Hula hoops were dubbed the "granddaddy of American fads" in the 1950s. But hula hoops have come around again with a renewed emphasis on their health benefits.
Some of you may remember when the “granddaddy of American fads” first hit Canada in the 1950s. Although the exact origins of hula hoops are unknown, the fascination with this leisure time activity continues to encircle the globe.
Today, hooping, also known as hoop dancing, is one of the newest fitness trends. Take, for instance, American First Lady Michelle Obama, and celebrities such as Marisa Tomei, Beyoncé, and even basketball player Shaquille O’Neal, who use the hula hoop to stay fit and have fun.
It’s not just the standard lightweight hoop that’s central to the modern-day rage. Weighted hoops are being promoted in the fitness industry with health benefits that may be pivotal in sparking your interest to get active.
Lightweight versus weighted hoops
While little research has been conducted on the benefits of weighted hula hoops, any kind of hula hooping can be an aerobic activity if it’s performed for at least 10 minutes.
To address the lack of evidence-based research, a recent study was conducted at the University of Wisconsin to analyze the exercise intensity and calorie-burning potential of hula hoop workouts. The study found that approximately 210 calories were burned per 30-minute session using a lightweight hoop, which allowed for hooping to fall within accepted guidelines for exercise that can contribute to weight management.
Other benefits found in the study include improvements in flexibility and balance, while strengthening and toning the muscles of the back, abdomen, arms, and legs. The cardiovascular benefits were comparative to cardio kickboxing, boot camp, and step aerobics. For some, the rhythmic nature of hooping may also be calming and meditative.
Larger, heavier hoops, as opposed to lightweight hoops, rotate around the body more slowly, making it easier to move while potentially burning more calories and eliciting improved fitness benefits.
Choose the right hoop
If you choose to hoop, it is important to pick the best fit for you. When the hoop is resting vertically on the ground, it should reach somewhere between the waist and the chest. Standard sizes range from 37 to 45 inches in diameter and weigh between 1 and 4 pounds.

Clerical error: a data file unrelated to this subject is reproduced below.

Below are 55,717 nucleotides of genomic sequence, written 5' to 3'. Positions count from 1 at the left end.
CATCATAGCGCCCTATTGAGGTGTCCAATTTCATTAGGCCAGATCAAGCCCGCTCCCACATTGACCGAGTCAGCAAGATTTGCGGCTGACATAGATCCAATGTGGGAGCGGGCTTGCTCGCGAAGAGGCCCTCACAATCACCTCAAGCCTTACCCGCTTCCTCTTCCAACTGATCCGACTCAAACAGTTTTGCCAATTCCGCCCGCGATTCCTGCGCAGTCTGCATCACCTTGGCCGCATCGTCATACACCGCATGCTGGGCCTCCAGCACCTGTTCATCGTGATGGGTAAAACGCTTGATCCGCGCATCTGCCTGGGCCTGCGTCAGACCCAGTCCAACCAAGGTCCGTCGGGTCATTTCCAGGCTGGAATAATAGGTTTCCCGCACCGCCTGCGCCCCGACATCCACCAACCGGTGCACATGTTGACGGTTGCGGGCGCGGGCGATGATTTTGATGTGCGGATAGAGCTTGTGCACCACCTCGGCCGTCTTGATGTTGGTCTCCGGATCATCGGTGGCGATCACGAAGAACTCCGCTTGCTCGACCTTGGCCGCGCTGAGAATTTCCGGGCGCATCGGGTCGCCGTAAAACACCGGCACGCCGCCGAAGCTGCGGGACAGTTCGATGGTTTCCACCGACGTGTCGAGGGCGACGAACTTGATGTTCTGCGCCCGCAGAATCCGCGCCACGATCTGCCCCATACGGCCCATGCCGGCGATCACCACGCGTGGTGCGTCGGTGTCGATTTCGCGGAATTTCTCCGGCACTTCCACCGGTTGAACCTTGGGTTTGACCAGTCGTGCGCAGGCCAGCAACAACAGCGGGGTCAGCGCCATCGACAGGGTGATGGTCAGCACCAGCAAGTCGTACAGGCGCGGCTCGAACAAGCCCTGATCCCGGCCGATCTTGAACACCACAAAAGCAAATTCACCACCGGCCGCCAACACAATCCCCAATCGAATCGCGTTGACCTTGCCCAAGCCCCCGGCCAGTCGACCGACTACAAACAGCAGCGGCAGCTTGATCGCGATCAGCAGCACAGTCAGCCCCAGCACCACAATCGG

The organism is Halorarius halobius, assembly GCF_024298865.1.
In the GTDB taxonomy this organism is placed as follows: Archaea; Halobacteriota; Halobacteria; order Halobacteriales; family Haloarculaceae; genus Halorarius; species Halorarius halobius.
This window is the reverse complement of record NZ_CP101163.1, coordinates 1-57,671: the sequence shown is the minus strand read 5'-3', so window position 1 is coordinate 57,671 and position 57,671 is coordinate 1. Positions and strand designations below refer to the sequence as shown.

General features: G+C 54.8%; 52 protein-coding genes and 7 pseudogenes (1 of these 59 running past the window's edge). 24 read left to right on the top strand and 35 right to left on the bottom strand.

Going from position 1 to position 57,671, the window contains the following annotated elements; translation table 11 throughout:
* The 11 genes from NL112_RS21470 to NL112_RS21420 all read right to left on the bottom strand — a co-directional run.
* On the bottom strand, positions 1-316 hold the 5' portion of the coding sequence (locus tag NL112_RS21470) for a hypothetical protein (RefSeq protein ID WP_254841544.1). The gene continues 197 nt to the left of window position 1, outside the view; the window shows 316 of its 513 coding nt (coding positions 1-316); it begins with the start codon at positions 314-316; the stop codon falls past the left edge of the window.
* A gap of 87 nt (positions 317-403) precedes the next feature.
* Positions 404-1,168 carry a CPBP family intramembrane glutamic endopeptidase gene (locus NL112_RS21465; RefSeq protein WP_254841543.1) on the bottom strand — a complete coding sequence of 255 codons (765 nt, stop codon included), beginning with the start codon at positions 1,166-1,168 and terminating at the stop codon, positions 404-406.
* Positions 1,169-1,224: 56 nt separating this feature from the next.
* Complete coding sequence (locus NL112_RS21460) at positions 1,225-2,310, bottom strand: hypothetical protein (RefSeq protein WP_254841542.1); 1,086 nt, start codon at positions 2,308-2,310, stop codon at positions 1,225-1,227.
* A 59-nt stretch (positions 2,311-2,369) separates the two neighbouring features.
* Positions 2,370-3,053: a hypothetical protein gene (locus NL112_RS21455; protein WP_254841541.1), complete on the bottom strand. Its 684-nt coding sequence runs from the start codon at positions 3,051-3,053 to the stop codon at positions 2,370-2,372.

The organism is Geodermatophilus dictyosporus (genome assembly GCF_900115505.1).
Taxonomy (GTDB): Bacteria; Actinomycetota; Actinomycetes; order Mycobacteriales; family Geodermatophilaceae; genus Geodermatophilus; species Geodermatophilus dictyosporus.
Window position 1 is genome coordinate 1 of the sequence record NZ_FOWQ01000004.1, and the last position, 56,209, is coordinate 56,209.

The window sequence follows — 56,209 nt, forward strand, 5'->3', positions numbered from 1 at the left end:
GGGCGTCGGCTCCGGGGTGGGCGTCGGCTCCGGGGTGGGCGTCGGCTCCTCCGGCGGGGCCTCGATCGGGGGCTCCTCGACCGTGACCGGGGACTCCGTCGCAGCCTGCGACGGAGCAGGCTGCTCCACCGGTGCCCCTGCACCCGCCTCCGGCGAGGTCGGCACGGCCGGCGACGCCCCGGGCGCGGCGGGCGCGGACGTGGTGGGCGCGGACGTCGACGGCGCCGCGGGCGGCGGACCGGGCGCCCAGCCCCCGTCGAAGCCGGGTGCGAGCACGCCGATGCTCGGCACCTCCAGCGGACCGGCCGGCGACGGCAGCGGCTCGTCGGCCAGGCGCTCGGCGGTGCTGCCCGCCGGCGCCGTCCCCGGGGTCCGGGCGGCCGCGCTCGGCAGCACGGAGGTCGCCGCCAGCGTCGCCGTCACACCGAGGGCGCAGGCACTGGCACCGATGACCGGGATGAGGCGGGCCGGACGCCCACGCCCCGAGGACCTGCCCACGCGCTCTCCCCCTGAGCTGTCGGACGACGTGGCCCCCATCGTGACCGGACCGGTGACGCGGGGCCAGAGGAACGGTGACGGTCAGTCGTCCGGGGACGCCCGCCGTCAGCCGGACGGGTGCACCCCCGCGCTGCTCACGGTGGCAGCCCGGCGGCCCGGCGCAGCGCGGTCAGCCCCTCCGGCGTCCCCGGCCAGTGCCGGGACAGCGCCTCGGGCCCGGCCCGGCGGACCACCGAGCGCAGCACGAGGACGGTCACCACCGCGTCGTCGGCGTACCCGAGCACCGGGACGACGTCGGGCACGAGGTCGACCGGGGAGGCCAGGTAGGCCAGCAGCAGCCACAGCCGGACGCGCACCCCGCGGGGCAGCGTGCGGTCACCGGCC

The weight you choose is up to you. However, based on feedback from thousands of weighted hoop users, general height and weight guidelines have been drawn up (see below).
To get started, place the hoop over your head and hold the hoop so it rests against the small of your back, slightly above your waist. Put one foot ahead of the other, standing with your feet at a comfortable distance apart. Then push the hoop so it starts to move in a circle around your waist.
To keep the hoop moving, shift your weight forward and backward, from one foot to the other. You may also choose to stand with feet parallel and hip width apart, and sway side to side to keep the hoop moving.
Hula hoop classes typically start with a warmup or basic hooping around the waist, which works the abdominal muscles. More advanced moves follow, such as walking and turning with the hoop, and moving it around the hands, feet, and legs.
So if you’re going in circles trying to decide how to become active or add variety to your workout, why not grab a hoop and let it do the job for you?
Those with a history of back or leg problems should be cautious about using a hula hoop. Consult with your health care practitioner to determine if it’s a safe exercise option for you.
What size hoop do I use?
These are general guidelines for beginners. Depending on your fitness level, choose the weight that feels most comfortable for you.
Weight of hula hoop
under 5 ft
1 to 5 lb
5 ft to 5 ft 10 in
2 to 5 lb
over 5 ft 10 in
3 to 5 lb
Where can I hoop?
For more information on hula hooping or to connect with hoopers in your area, visit hooping.org
Hula hoop records
These records were compiled by Guinness World Records:
- 113—number of people who participated in the largest hula hoop workout
- 64—the most rotations of a giant hula hoop in one minute
- 2 minutes, 38 seconds—the longest time to hula hoop underwater